Oct. 17, 2017 - The ongoing controversy surrounding the Oregon Coast Humane Society (OCHS) has advanced significantly, with two important new developments happening this month.
An on-site inspection conducted by Florence Code Enforcement Officer Dan Frazier on Oct. 6 found no signs of animal abuse or neglect at the Oregon Coast Humane Society.
The inspection was prompted by an Oregon State Department of Justice (ODJ) inquiry generated at the Portland office.
Department officials were unable to comment on the record for this report, as the inquiry is still in progress, but officials were able to confirm a few basic facts about the situation on conditions of anonymity.
The department has received numerous complaints from residents of Florence regarding the operation of the Florence-area shelter and the legitimacy of recent board of director appointments. The DOJ also was forwarded articles published in the Siuslaw News that revealed volunteer and member concerns about the operational practices of the OCHS.
These complaints, and hundreds of additional emails referencing the issues at OCHS that inundated the Portland and Salem DOJ offices, were the genesis of the investigation.
The ODJ assessed the complaints and referred the concerns of area residents regarding animal welfare to the Florence Police Department.
Florence police then notified Dan Frazier, who has oversight responsibilities for animal welfare in the municipality, and he began an investigation.
Frazier did background interviews with professionals associated with OCHS and volunteers at the shelter.
He than made an unannounced site visit and was allowed free access to the kennels and cage areas of the facility.
Frazier’s report is available to the public and states clearly the sequence of events that led to his involvement in the case.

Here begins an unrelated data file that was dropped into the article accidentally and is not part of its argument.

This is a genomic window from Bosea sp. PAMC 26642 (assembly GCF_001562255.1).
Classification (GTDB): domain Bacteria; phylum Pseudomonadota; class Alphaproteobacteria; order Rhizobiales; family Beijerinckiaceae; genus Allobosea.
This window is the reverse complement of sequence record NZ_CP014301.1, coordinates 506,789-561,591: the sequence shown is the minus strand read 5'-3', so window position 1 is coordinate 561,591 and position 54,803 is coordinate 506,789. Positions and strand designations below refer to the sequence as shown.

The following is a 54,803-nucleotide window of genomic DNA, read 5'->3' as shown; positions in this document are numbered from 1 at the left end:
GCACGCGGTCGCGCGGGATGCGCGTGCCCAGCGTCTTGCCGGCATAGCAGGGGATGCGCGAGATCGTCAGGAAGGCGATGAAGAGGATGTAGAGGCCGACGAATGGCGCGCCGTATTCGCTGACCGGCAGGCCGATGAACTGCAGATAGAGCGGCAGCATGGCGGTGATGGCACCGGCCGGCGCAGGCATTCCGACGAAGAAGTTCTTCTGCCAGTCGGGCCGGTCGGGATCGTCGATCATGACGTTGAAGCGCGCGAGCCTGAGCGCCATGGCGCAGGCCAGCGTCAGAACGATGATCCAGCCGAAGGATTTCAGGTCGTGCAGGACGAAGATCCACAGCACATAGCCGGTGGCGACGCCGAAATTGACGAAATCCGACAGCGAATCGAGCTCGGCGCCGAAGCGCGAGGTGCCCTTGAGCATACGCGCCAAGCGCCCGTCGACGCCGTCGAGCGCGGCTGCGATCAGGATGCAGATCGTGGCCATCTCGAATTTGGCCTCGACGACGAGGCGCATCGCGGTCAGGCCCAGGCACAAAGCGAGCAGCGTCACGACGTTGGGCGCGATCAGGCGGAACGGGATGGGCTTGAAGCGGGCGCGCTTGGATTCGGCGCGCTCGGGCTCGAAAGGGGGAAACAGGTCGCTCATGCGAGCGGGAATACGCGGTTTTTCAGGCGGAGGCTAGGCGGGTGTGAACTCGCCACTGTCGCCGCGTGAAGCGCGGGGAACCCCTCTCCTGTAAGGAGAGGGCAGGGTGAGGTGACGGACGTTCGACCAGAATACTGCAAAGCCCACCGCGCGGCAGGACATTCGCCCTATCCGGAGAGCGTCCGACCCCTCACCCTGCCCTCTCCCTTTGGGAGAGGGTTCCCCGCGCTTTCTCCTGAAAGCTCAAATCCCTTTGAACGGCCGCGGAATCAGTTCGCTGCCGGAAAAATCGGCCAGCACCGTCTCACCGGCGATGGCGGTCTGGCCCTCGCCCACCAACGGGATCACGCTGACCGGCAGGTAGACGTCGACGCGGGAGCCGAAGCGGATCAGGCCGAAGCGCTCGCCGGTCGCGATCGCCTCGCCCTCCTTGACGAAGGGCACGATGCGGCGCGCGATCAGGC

He was also able to speak on the record, as the case, No. 17-5346, has been closed, and he believes that any neglect that may have occurred in the past is no longer occurring.
“I am the main animal control person in the Florence city limits and have as much contact with the people there as anyone in town. As the dogcatcher and transporter of these animals to the [OCHS], I have never seen any behavior of any of the staff or volunteers that has caused me any concern,” Frazier said. “I saw all the animals in the OCHS and witnessed no signs of neglect or abuse.”
According to Frazier’s report, the kennels and cages that house the sheltered animals were clean and well maintained, food for the animals was safeguarded and the animals seemed well cared for.
Frazier said he believes there are currently no issues that require his involvement or further investigation. However, Frazier did state that any future negative information regarding the animals at OCHS would be cause to open a new investigation.
For the ODJ, another aspect of the ongoing OCHS situation is the concern by organization members that recent board appointments have been illegitimate, according to Oregon laws regarding the operations of nonprofit entities.
These concerns are the subject of a DOJ inquiry into OCHS practices, specifically directed towards the appointment of interim members to fill vacancies caused by resignation on the OCHS board.
The ODJ currently has these issues under review and is expected to make recommendations to the OCHS Board of Directors before the next board meeting, scheduled for tomorrow, Oct. 19, at 5:30 p.m. at the Laurelwood Community Center at 1137 Maple St. in Florence.
OCHS management declined to comment as of press time Tuesday.